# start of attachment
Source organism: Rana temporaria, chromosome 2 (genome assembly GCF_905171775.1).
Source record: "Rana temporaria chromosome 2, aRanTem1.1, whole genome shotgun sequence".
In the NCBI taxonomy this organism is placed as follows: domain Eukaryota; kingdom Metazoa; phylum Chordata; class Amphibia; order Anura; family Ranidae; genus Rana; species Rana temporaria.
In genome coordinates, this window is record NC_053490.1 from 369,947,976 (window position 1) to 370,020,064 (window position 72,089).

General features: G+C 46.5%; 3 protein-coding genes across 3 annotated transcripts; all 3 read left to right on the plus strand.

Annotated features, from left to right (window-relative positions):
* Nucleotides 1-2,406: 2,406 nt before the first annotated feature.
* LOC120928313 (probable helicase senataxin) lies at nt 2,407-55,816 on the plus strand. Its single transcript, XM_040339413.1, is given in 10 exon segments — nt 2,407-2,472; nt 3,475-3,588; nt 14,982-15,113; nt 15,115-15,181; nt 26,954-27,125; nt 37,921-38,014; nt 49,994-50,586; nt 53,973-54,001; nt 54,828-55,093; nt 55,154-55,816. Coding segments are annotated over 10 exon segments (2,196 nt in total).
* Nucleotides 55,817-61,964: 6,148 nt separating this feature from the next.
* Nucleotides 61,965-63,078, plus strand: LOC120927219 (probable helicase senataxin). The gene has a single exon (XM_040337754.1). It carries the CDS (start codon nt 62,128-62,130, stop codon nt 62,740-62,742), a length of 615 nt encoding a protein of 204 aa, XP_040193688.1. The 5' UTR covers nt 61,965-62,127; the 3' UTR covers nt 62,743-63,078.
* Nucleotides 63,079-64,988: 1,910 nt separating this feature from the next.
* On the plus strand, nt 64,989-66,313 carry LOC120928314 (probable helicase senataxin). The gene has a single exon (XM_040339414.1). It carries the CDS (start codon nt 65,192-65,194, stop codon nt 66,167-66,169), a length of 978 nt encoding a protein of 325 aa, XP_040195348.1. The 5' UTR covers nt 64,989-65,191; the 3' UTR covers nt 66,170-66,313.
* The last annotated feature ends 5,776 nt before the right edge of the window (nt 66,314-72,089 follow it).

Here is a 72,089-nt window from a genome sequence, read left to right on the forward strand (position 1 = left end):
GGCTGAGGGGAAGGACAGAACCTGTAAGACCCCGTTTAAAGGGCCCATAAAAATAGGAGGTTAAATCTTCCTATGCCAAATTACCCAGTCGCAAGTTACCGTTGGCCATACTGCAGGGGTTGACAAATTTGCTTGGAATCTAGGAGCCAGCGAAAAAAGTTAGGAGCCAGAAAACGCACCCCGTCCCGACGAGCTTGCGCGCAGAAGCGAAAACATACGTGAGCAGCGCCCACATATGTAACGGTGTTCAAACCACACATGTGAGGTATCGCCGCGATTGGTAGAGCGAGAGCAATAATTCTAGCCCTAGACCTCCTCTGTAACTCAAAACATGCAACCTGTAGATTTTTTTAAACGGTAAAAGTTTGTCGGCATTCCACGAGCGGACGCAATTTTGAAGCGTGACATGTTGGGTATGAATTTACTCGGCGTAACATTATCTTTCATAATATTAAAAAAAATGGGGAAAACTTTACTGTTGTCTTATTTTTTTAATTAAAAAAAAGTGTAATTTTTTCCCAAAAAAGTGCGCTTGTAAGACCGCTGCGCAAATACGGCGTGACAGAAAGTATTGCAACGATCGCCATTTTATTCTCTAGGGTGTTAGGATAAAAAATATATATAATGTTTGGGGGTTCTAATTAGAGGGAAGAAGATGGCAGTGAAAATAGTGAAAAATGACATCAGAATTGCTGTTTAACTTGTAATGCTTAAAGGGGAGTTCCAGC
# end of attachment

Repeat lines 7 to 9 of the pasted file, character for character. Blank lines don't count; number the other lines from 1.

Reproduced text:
* Nucleotides 1-2,406: 2,406 nt before the first annotated feature.
* LOC120928313 (probable helicase senataxin) lies at nt 2,407-55,816 on the plus strand. Its single transcript, XM_040339413.1, is given in 10 exon segments — nt 2,407-2,472; nt 3,475-3,588; nt 14,982-15,113; nt 15,115-15,181; nt 26,954-27,125; nt 37,921-38,014; nt 49,994-50,586; nt 53,973-54,001; nt 54,828-55,093; nt 55,154-55,816. Coding segments are annotated over 10 exon segments (2,196 nt in total).
* Nucleotides 55,817-61,964: 6,148 nt separating this feature from the next.